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One of the three cantatas Bach wrote for this 15th Sunday after Trinity is Cantata 51 Jauchzet Gott in allen Landen!, the famous solo-cantata for soprano and trumpet. In a world that values athletes above artists, attending or discussing a performance of this cantata can sometimes feel as if we’re all judging a tennis match instead of a work of art: will the soprano hit that high C? and how virtuoso is that trumpet player? I have always been a bit frustrated by this.

What a breath of fresh air it was then to discover Maria Keohane’s interpretation of this cantata. There are two live registrations of her singing this on YouTube, one with the European Union Baroque Orchestra, under the direction of Lars Ulrik Mortensen, with Sebastian Philpott on trumpet. Then there is a newer one, from 2015, with the Netherlands Bach Society under the direction of Jos van Veldhoven, with Robert Vanryne on trumpet. That one is my favorite, and you can find it here.

Find the German texts with English translations here (click on “Text”), and the score here.

I noticed how Maria Keohane masters every aspect of this composition, not because she’s the most virtuoso soprano on earth, but because she completely understands the music. She radiates joy, but also brings a great Calm over everything and everyone. In this wonderful interview (with English subtitles here, with Dutch subtitles here) she explains how this cantata has been with her all her music-making life, how she sees her interaction with the trumpet as a symbiosis instead of a competition, and how she believes that “in allen Landen” (in all lands) means that we share the same joy of being together on this earth.

I realize she was in Christmas mode when she gave this interview (the cantata was performed in the same concert as Cantata 110 for Christmas Day and Cantata 151 for the Third Christmas Day), but I absolutely feel the “Peace on Earth” she talks about when I listen to her performance.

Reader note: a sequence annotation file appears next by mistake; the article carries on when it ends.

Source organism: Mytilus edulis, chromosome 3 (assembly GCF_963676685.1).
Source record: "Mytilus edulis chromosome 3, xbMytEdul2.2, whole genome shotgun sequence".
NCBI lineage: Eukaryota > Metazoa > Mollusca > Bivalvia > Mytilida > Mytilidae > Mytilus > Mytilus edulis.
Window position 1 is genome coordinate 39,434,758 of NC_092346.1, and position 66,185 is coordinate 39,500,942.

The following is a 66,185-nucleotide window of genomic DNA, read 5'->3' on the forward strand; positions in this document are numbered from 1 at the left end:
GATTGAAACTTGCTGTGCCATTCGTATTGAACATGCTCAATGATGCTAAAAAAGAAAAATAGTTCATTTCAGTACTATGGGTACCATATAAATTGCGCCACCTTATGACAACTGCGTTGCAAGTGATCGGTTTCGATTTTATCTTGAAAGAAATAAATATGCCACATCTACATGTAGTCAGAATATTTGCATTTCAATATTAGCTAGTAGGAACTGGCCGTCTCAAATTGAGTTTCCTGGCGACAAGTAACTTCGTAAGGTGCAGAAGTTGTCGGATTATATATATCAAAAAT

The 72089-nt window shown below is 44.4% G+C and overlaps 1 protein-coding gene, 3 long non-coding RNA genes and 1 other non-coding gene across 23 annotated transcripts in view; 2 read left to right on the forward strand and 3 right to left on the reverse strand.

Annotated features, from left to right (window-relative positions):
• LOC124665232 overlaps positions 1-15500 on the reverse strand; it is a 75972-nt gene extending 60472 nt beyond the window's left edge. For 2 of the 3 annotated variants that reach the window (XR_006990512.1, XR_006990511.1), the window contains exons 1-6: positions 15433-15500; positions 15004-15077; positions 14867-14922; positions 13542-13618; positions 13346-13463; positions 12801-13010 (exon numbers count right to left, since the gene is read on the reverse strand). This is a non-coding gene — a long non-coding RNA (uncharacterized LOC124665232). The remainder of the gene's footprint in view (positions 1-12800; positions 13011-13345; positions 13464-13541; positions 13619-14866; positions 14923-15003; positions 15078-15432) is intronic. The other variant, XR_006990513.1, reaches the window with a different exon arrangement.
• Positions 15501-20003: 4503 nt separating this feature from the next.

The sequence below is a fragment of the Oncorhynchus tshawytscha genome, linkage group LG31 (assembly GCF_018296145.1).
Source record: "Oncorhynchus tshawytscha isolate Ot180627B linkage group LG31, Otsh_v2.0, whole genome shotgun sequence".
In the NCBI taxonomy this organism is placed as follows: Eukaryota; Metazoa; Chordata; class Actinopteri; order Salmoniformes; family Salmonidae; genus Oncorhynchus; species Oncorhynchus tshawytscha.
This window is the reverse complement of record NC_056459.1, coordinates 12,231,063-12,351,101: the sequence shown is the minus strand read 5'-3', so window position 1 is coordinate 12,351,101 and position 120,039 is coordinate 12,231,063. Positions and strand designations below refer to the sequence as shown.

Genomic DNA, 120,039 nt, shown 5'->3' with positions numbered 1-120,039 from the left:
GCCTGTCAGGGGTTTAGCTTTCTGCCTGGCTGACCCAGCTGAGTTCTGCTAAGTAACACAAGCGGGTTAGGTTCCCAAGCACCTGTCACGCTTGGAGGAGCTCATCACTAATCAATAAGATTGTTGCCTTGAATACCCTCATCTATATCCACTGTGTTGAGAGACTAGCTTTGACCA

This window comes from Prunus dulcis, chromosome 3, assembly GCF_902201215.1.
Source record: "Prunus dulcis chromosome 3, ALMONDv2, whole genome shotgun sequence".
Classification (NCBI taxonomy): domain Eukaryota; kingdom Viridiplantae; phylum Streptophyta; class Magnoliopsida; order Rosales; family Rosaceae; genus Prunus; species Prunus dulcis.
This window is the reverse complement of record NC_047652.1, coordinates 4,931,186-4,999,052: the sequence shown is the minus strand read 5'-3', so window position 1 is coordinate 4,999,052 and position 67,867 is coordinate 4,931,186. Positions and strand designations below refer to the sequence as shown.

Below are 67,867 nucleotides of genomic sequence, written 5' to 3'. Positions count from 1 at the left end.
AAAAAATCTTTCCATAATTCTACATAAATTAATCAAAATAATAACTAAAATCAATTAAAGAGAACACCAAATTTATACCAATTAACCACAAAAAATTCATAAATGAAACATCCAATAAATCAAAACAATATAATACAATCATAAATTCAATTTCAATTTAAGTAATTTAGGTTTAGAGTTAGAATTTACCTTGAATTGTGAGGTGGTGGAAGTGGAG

Some more information about this cantata:

While almost all soprano solos in Bach’s church cantatas were intended for a boy soprano (no female musicians allowed in the churches of Leipzig), it remains a big question whether this one was ever sung by a boy. Under the “Story” tab on this website, the Netherlands Bach Society explains that Bach composed this cantata around 1730 for either the Weissenfels court (where his wife Anna Magdalena, an accomplished singer who had family there, might have performed it) or for one of the Italian opera singers who settled in Dresden that year. Even Gustav Leonhardt chose an adult female soprano (Marianne Kweksilber) for his recording of this cantata.

If you’d like to hear the perfect “boy soprano voice” sing this cantata, I invite you to listen to Emma Kirkby on the Gardiner recording from 2000, here on Spotify, or here on YouTube. While she doesn’t move me the way Maria Keohane does, her voice is an unbelievably amazing instrument.

Other cantatas for this 15th Sunday after Trinity I’ve discussed in past years: Cantata 138 from 1723, and Cantata 99 from 1724.

Wieneke Gorter, September 19, 2020.